Patsy Corbiere returned as chief in AOK

AUNDECK OMNI KANING—The Aundeck Omni Kaning band elections on August 30 saw Chief Patsy Corbiere returned to office along with Mike Abotossaway, Ryan Corbiere, Karen McGraw and Marvin Assinewai. Newly elected members Irene C. Altiman, Beverly Wilson and Joyce Madahbee will join the reelected incumbents at the eight-member council table.

Chief Corbiere said she had been pleased with the entire timbre of this election campaign, congratulating all parties for conducting respectful and positive campaigns and welcoming the new faces around the table.

“I think we have a very good mix of old faces and new people,” she said. “New people can bring new ideas to the table, but there have been very positive messages put forward and we will be working together as a team.”

That team includes members of the community and Chief Corbiere said she hopes that the community will bring their issues to the council table to be dealt with rather than sniping on social media. “I asked people ‘does social media address your concerns?’” said Chief Corbiere.

She noted that a lot of the candidates did not actively campaign. “They are who they are 52 weeks of the year,” said Chief Corbiere.

This council will have a great blueprint going forward, noted the chief, pointing out that the previous council, in conjunction with a great deal of community consultation, had formulated a five-year strategic plan earlier this year.

Aundeck Omni Kaning First Nation is taking full advantage of the federal housing and marketing credit, a hitherto underutilized federal program “that will help band members get mortgages and loans,” said the chief. “There are already band members taking out mortgages.”

Historically it has proven challenging for First Nations members to gain mortgages and loans. Through the program, loans are guaranteed much like mortgages from Canada Mortgage and Housing, making dealing with lending institutions much smoother.

Under the program, participating First Nations band members can attain mortgages up to $250,000 for new construction and up to $50,000 for renovations.

Overall, a primary goal for Aundeck Omni Kaning is to become more self-reliant. “There are so many government bills out there that are making things more difficult for First Nations,” noted Chief Corbiere.

The band is coming off of a couple of key court victories, one involving a centuries-old dispute over two $500 payments made to ineligible band members. That issue traces its roots back to when the Ojibways of Sucker Creek reserve was first set up, when two families were awarded $500 each as part of the settlement. In the course of the intervening 100 years, and with the magic of compound interest, that $1,000 has expanded meaning that one court victory alone could mean as much as $3 million for the band coffers. A government offer to settle for $100,000 was previously turned down by Aundeck Omni Kaning.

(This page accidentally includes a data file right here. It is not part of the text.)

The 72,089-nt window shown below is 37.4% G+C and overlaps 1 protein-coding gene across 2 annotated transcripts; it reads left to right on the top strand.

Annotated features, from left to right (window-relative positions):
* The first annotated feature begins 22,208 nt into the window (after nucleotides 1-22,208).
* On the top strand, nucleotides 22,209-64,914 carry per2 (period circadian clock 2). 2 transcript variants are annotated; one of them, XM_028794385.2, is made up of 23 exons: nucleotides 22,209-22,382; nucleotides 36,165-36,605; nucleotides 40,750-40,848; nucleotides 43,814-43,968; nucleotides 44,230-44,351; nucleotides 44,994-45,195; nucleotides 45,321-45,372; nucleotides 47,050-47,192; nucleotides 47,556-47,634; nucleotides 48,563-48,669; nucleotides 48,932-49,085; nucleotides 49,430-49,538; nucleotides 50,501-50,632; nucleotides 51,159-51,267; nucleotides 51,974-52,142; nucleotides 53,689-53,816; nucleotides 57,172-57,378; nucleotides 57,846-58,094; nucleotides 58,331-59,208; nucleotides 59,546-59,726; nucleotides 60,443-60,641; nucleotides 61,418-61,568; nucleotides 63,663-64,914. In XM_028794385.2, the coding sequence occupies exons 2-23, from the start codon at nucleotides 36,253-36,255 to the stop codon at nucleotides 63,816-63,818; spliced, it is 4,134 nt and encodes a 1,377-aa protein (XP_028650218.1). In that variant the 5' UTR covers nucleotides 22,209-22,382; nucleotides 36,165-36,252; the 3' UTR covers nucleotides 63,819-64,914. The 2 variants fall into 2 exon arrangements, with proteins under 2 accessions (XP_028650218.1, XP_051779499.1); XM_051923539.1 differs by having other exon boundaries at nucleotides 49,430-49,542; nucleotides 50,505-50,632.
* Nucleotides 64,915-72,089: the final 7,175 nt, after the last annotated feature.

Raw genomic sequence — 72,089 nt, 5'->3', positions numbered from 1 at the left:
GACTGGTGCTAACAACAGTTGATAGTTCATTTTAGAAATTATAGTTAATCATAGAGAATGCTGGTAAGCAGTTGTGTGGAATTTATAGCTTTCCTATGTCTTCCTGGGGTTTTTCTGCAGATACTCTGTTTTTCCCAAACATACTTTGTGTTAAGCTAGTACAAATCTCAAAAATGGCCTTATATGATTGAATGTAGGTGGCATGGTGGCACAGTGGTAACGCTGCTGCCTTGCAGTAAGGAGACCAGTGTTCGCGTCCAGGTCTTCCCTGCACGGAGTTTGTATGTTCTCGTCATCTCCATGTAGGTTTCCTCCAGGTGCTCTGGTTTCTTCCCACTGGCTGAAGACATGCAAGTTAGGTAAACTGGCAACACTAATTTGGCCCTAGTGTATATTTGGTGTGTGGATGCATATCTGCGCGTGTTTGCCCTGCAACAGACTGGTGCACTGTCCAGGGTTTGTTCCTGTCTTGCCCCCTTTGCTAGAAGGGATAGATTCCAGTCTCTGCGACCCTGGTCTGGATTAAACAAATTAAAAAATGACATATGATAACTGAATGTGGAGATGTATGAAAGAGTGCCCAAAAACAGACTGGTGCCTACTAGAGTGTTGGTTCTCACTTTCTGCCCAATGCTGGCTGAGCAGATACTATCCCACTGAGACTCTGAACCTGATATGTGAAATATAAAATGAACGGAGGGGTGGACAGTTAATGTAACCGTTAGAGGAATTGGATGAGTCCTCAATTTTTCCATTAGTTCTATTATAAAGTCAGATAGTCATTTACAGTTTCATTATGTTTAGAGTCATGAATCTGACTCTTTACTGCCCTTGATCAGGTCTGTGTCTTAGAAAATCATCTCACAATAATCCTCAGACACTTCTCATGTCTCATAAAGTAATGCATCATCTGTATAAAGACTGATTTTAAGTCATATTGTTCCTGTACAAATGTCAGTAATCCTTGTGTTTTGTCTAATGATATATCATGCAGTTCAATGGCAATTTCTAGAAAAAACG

The council will be reviewing its policies and procedures to bring them up to date, and the issues of decommissioning the band’s old landfill site and dealing with the community’s waste will be among top priorities going forward.

“We also have to look at a new elder’s complex,” noted Chief Corbiere. While Aundeck Omni Kaning has a relatively young population “we have a lot of people 50-plus coming up,” she said. “Our current elders’ centre was built in the 1980s.”

Chief Corbiere said that among the things she would like to revisit in the comprehensive review is the way committees operate their portfolios, providing a clearer delineation between governance and management. Chief Corbiere praised the band staff for their professional and focussed work ethic. “The staff have been the backbone of the community,” she said.

“We are a well-managed and well-organized community,” noted Chief Corbiere. “We are always looking for opportunities and partnership possibilities.”

The overriding perspective Chief Corbiere said that she would like to see dominate the council table is a simple maxim: “Don’t forget who you work for,” she said. “Without the community, we don’t have jobs.”

The results of the poll for chief were Patsy Rita Diane Corbiere, 142 votes, and Peter Nahwegahbow, 67 votes. Council results were Daniel Craig Abotossaway 73, Kelly Ray Abotossaway 78, Michael Lorne Abotossaway 90, Terence Stanley Abotossaway 70, Irene Carrie Altiman 110, Marvin Reginald Assinewai 126, Cynthia Mary Behm 57, Darrell Patrick Paul Corbiere 39, Ryan Christopher George Corbiere 112, Christine Anne Phyliss 68, Trevor Evans Esquimaux 70, Anna Marie General 36, Ingrid Joan Madahbee 73, Joyce Beatrice Madahbee 80, Alfred Bradley Nahwegahbow 57, Karen Teresa McGraw-Shokan 129 and Beverly Annie Gail Wilson 91.